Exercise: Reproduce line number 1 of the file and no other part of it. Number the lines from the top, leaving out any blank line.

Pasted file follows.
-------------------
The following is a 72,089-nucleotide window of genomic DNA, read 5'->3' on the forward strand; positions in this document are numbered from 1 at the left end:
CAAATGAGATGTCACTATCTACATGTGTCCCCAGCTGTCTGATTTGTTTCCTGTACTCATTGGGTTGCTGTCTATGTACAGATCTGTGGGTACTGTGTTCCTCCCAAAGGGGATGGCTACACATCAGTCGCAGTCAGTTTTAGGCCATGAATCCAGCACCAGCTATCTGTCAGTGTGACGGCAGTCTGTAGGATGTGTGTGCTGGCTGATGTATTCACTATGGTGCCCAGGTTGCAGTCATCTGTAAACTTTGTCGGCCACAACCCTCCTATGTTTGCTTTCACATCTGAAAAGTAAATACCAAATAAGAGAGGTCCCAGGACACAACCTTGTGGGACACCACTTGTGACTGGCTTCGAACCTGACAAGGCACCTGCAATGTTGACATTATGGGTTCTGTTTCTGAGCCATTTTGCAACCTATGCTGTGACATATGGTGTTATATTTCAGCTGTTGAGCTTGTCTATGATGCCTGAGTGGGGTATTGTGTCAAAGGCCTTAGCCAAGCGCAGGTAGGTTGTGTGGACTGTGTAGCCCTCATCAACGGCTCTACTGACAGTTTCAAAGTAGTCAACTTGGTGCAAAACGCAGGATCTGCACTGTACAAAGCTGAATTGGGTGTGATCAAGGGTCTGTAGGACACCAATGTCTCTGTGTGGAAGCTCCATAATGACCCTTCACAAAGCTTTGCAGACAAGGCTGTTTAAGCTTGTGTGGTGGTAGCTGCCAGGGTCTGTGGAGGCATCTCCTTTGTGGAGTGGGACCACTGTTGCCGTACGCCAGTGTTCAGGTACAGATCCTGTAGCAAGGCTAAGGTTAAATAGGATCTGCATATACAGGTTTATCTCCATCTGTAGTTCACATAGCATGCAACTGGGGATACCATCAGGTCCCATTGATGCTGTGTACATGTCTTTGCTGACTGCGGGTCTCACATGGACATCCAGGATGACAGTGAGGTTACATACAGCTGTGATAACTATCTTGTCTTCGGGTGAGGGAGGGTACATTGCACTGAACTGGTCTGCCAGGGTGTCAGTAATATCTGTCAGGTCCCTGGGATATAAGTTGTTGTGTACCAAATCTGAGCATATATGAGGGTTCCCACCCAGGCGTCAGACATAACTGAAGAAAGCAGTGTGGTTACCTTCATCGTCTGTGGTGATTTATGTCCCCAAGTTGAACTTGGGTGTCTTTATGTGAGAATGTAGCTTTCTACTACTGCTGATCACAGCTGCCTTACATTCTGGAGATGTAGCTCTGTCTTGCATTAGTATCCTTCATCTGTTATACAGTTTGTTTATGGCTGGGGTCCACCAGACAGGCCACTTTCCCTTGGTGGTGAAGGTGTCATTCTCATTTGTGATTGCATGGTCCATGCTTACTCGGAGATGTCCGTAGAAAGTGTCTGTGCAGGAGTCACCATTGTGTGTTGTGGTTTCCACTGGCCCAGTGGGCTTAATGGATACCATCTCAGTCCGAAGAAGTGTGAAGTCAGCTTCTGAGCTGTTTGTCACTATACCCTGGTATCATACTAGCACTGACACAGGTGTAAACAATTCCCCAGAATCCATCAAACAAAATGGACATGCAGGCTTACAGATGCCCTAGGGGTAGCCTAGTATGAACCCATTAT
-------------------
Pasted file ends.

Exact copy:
The following is a 72,089-nucleotide window of genomic DNA, read 5'->3' on the forward strand; positions in this document are numbered from 1 at the left end: